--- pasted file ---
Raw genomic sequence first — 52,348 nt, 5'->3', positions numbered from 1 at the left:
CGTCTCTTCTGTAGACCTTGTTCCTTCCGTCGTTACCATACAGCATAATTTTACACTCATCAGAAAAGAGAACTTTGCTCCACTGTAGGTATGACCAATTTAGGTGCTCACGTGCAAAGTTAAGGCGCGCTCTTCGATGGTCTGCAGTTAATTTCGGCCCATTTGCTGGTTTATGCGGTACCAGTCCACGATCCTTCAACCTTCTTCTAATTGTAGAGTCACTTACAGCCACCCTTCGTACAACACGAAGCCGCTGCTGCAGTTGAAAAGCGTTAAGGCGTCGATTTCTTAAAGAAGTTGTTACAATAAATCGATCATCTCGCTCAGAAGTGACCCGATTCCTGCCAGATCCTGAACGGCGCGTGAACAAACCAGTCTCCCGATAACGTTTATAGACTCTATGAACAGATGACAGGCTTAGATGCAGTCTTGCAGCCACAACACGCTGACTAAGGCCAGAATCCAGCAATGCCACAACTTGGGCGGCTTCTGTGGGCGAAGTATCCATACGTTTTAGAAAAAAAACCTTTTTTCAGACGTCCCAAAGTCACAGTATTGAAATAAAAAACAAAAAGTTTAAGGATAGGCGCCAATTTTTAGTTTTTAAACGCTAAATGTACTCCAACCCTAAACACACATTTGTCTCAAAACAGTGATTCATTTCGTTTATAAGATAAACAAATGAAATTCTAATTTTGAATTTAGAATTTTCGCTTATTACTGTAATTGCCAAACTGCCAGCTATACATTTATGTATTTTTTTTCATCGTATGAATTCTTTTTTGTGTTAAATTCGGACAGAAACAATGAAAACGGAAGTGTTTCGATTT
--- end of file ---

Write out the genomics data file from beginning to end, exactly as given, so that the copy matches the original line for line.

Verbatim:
Raw genomic sequence first — 52,348 nt, 5'->3', positions numbered from 1 at the left:
CGTCTCTTCTGTAGACCTTGTTCCTTCCGTCGTTACCATACAGCATAATTTTACACTCATCAGAAAAGAGAACTTTGCTCCACTGTAGGTATGACCAATTTAGGTGCTCACGTGCAAAGTTAAGGCGCGCTCTTCGATGGTCTGCAGTTAATTTCGGCCCATTTGCTGGTTTATGCGGTACCAGTCCACGATCCTTCAACCTTCTTCTAATTGTAGAGTCACTTACAGCCACCCTTCGTACAACACGAAGCCGCTGCTGCAGTTGAAAAGCGTTAAGGCGTCGATTTCTTAAAGAAGTTGTTACAATAAATCGATCATCTCGCTCAGAAGTGACCCGATTCCTGCCAGATCCTGAACGGCGCGTGAACAAACCAGTCTCCCGATAACGTTTATAGACTCTATGAACAGATGACAGGCTTAGATGCAGTCTTGCAGCCACAACACGCTGACTAAGGCCAGAATCCAGCAATGCCACAACTTGGGCGGCTTCTGTGGGCGAAGTATCCATACGTTTTAGAAAAAAAACCTTTTTTCAGACGTCCCAAAGTCACAGTATTGAAATAAAAAACAAAAAGTTTAAGGATAGGCGCCAATTTTTAGTTTTTAAACGCTAAATGTACTCCAACCCTAAACACACATTTGTCTCAAAACAGTGATTCATTTCGTTTATAAGATAAACAAATGAAATTCTAATTTTGAATTTAGAATTTTCGCTTATTACTGTAATTGCCAAACTGCCAGCTATACATTTATGTATTTTTTTTCATCGTATGAATTCTTTTTTGTGTTAAATTCGGACAGAAACAATGAAAACGGAAGTGTTTCGATTT